Fuel processor 12 includes a hydrogen-producing region 24, in which hydrogen gas is produced. This initial hydrogen stream 26 typically includes impurities that must be removed before the produced hydrogen gas can be delivered to fuel cell stack 16. In the context of a steam reformer, this region may be referred to as a reforming region, in which the feedstock and water are reacted catalytically to produce a hydrogen stream (or reformate stream) containing hydrogen and byproducts. Byproducts of the reforming reaction include carbon dioxide and carbon monoxide.
Stream 26 passes to a separation region, or separation assembly, 30 in which hydrogen gas is at least partially purified to produce a product hydrogen stream 34 that contains at least a substantial portion of the hydrogen gas in stream 26. Separation region 30 removes at least a portion of the impurities from stream 26, resulting in product hydrogen stream 34 having a higher concentration of hydrogen gas than stream 26. Region 30 may retain or consume the removed portion of stream 26, or it may exhaust the removed portion as a byproduct stream 36, such as shown in FIGS. 1 and 2. One suitable form of separation region includes one or more hydrogen-selective membranes 32 that permit hydrogen gas to pass therethrough to produce product stream 34, with the remaining components of stream 26 that are unable to pass through the membrane(s) forming byproduct stream 36. Byproduct stream 36 typically will contain unreacted feedstock, some hydrogen gas, carbon dioxide, and carbon monoxide. Suitable hydrogen-selective membranes include membranes formed from palladium, palladium alloys or ceramics. Separation region 30 may include any other suitable device or utilize any other suitable mechanism for purifying hydrogen, such as an absorbent bed or a catalytic reactor. Examples of absorbent beds include zeolite and carbon beds. Examples of catalytic reactors include water-gas-shift reactors and selective oxidation reactors.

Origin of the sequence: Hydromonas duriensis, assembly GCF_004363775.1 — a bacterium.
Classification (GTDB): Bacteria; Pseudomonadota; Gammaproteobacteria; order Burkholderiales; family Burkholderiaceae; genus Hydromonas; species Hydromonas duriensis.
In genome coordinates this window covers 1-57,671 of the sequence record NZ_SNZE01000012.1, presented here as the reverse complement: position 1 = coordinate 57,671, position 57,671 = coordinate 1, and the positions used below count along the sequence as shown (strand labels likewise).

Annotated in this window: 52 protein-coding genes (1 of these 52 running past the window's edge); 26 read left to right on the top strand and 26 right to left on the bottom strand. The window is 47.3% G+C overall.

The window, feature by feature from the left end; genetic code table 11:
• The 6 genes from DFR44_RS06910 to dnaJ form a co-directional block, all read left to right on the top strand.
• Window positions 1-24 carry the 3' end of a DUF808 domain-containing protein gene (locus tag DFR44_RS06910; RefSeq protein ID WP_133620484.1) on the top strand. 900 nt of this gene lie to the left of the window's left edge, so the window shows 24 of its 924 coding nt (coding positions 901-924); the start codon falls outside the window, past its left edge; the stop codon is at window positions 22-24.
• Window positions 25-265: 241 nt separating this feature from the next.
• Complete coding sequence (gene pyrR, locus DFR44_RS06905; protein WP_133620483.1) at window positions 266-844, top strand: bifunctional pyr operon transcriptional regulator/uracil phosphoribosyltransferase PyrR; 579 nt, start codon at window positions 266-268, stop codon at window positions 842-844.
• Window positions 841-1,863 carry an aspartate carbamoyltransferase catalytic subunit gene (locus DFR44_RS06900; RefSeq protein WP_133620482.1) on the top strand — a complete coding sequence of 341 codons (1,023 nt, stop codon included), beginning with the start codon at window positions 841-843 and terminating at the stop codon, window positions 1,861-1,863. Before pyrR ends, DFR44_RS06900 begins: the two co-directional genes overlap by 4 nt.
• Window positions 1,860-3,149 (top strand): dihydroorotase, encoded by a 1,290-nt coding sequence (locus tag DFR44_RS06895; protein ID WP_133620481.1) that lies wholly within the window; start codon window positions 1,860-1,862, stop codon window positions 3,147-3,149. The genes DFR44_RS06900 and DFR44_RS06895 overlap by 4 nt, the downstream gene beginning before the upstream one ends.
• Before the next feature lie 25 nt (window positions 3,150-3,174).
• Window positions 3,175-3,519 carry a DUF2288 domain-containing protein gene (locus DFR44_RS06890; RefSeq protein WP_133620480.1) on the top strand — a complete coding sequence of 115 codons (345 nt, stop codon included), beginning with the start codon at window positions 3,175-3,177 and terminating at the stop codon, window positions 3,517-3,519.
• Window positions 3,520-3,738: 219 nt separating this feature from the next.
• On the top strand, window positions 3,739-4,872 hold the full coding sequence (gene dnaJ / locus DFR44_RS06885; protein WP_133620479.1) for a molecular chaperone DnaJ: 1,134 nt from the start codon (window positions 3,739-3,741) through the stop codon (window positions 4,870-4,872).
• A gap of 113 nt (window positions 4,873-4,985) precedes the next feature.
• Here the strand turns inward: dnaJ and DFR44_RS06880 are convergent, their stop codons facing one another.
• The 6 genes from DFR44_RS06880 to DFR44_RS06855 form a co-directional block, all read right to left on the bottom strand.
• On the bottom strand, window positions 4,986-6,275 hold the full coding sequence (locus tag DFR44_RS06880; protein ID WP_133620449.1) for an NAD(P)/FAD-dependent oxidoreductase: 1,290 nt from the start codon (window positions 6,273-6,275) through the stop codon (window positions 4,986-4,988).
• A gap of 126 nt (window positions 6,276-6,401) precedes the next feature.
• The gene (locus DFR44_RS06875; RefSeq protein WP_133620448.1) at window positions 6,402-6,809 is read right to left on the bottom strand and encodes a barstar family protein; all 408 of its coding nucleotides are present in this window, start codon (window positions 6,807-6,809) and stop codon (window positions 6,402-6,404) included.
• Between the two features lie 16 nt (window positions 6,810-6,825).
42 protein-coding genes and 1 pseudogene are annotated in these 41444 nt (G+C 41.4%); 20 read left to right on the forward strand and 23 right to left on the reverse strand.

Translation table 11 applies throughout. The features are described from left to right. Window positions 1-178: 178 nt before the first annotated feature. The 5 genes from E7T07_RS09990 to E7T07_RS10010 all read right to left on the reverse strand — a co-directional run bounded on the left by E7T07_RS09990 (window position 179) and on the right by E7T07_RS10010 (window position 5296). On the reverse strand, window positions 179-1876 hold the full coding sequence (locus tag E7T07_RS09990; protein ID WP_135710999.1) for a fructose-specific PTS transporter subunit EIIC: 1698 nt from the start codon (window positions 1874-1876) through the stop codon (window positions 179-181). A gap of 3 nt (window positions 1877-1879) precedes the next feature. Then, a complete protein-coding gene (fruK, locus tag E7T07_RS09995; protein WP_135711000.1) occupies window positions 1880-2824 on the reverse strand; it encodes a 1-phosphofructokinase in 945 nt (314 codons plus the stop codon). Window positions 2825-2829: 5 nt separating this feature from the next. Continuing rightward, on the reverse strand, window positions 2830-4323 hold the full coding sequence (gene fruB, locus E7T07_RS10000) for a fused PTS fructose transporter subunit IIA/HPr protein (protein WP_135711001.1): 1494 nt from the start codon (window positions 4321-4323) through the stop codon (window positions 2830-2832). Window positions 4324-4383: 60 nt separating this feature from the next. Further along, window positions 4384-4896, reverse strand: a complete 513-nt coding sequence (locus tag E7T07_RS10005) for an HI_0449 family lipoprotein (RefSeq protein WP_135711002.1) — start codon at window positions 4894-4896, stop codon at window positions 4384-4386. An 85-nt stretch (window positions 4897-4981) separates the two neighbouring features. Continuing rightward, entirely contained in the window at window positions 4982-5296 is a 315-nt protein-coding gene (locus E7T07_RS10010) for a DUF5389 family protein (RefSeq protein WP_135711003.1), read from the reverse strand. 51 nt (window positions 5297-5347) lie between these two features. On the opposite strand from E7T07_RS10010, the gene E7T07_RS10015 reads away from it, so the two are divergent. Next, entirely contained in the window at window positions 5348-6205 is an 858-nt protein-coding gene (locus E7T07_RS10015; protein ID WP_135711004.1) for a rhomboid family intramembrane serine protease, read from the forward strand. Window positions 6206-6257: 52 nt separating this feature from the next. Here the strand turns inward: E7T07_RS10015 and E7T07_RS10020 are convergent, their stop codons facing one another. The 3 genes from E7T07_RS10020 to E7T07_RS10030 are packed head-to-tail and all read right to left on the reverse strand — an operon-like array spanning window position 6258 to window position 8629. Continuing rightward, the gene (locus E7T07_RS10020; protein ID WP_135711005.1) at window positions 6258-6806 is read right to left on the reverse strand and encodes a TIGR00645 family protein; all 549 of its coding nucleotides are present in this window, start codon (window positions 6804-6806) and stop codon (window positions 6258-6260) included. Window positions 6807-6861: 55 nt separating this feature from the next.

Sometimes the product stream contains compositions other than hydrogen gas. This may occur, for example, when there is a small leak or other defect in the membrane(s) in the separation region. Therefore, the product stream may also contain some concentrations of carbon dioxide and carbon monoxide. Therefore, it is preferable that fuel processor 12 includes a polishing region that reduces the concentration of compositions that are harmful to fuel cell stack 14 to below acceptable levels. In FIG. 2, fuel processing system 10 is shown including a fuel processor with such a polishing region 38. In polishing region 38, the concentration of components other than hydrogen in the product stream are reduced, with the specific goal of reducing the concentrations of components that are harmful to fuel cell stack 14 to below acceptable levels.